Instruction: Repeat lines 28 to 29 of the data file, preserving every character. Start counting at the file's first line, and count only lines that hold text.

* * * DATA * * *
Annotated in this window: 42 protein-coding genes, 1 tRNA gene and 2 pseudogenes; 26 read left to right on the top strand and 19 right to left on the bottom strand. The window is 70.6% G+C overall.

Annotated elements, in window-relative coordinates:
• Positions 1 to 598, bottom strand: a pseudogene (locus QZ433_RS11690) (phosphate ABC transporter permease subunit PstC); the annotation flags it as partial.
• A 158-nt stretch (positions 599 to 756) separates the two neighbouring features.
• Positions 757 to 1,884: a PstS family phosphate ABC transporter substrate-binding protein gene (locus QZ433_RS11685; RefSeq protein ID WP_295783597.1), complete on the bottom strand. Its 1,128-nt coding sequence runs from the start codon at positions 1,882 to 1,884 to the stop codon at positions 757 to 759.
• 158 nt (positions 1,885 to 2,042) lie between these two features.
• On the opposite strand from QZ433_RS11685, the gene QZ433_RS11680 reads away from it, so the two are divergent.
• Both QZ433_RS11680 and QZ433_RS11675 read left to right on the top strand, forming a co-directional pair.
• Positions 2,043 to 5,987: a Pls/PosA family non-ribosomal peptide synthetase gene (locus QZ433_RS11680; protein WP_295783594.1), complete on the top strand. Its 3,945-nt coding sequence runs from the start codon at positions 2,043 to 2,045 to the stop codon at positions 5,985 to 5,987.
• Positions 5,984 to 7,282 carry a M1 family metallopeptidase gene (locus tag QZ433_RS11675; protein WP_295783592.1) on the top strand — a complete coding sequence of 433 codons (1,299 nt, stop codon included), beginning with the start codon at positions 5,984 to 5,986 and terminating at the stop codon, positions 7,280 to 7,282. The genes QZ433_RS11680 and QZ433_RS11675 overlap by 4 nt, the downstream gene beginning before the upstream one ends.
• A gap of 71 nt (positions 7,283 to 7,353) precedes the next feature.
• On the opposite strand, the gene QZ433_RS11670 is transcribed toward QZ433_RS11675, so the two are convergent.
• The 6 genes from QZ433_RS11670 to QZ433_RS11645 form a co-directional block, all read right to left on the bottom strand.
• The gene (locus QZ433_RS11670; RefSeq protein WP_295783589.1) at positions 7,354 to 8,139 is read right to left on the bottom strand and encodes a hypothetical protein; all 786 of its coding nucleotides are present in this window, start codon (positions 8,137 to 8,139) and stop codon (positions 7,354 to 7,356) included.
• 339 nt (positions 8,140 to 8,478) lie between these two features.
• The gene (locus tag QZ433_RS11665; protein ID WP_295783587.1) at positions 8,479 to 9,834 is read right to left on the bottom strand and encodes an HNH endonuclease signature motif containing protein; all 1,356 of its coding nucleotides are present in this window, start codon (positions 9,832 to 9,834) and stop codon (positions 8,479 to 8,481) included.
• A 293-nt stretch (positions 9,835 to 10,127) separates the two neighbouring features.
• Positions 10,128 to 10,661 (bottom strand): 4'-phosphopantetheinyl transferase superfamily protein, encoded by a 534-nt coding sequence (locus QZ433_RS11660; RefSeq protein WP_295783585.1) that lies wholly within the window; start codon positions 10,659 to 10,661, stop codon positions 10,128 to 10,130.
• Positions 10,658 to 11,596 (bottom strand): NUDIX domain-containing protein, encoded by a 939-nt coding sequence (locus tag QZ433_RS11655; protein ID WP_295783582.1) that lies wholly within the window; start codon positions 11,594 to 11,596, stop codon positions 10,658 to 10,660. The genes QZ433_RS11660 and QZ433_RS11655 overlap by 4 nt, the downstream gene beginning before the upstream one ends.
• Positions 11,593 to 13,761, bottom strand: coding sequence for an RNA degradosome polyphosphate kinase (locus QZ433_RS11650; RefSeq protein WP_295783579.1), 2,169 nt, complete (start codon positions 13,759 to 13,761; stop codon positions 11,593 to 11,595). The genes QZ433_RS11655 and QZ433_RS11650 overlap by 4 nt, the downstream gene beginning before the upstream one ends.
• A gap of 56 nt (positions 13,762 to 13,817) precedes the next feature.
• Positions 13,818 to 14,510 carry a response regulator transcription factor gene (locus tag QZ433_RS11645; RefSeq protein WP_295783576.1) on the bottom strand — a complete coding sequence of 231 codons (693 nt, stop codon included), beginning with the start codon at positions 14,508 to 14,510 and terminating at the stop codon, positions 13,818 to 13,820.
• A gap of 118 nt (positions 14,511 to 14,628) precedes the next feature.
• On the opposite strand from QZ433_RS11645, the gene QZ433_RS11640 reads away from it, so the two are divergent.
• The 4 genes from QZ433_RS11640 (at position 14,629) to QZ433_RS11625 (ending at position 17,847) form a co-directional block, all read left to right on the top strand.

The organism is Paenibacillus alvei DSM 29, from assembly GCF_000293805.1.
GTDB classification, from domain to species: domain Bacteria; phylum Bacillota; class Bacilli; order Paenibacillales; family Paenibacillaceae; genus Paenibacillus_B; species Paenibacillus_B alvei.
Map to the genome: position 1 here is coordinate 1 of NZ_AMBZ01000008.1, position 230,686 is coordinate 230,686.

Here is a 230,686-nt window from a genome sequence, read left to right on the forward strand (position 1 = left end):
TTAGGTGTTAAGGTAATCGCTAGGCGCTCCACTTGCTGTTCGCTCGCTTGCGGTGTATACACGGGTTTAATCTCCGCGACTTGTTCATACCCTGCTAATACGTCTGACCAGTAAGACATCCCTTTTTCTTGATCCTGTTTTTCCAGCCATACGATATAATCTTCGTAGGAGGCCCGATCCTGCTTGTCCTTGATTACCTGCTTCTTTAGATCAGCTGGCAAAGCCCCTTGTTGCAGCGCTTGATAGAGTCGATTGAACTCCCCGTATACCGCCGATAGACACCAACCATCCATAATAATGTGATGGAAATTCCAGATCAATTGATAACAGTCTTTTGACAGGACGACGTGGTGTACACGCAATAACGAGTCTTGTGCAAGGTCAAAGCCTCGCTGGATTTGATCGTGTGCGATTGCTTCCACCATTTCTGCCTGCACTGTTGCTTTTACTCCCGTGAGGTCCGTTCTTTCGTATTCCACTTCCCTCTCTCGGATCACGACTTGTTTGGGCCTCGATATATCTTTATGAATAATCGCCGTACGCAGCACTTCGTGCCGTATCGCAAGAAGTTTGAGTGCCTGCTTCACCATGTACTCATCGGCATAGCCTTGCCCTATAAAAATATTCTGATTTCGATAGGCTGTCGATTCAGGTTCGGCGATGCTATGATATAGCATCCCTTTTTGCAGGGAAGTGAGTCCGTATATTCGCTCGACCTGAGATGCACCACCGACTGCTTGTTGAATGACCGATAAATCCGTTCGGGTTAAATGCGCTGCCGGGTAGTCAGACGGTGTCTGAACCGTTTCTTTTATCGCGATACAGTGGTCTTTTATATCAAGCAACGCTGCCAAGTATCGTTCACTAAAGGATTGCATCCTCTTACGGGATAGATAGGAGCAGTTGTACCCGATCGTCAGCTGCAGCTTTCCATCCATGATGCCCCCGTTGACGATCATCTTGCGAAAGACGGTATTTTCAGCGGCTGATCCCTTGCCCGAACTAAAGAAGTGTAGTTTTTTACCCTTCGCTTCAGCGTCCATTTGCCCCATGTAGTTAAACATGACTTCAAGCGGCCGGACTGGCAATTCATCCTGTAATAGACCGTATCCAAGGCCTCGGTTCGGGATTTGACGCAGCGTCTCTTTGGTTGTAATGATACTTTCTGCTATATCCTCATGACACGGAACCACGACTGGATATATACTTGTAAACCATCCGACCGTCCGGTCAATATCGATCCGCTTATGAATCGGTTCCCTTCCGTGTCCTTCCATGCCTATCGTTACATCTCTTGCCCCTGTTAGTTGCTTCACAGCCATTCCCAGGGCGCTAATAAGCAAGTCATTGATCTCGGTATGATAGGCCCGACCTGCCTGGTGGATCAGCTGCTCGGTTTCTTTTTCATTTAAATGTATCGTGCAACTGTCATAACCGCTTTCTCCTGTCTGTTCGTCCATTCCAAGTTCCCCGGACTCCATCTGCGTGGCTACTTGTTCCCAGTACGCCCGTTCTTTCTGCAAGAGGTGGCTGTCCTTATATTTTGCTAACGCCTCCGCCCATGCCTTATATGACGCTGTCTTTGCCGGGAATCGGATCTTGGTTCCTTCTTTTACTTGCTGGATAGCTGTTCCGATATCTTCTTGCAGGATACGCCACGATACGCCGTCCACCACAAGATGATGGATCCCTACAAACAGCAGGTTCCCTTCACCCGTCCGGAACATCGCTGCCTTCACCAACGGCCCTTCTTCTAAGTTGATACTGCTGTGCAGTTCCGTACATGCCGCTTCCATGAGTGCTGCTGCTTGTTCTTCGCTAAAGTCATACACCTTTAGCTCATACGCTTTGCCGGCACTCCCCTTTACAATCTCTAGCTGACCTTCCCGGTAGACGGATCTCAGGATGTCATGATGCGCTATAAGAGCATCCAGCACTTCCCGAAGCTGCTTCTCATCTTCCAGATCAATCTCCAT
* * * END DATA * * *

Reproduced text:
Map to the genome: position 1 here is coordinate 1 of NZ_AMBZ01000008.1, position 230,686 is coordinate 230,686.

Here is a 230,686-nt window from a genome sequence, read left to right on the forward strand (position 1 = left end):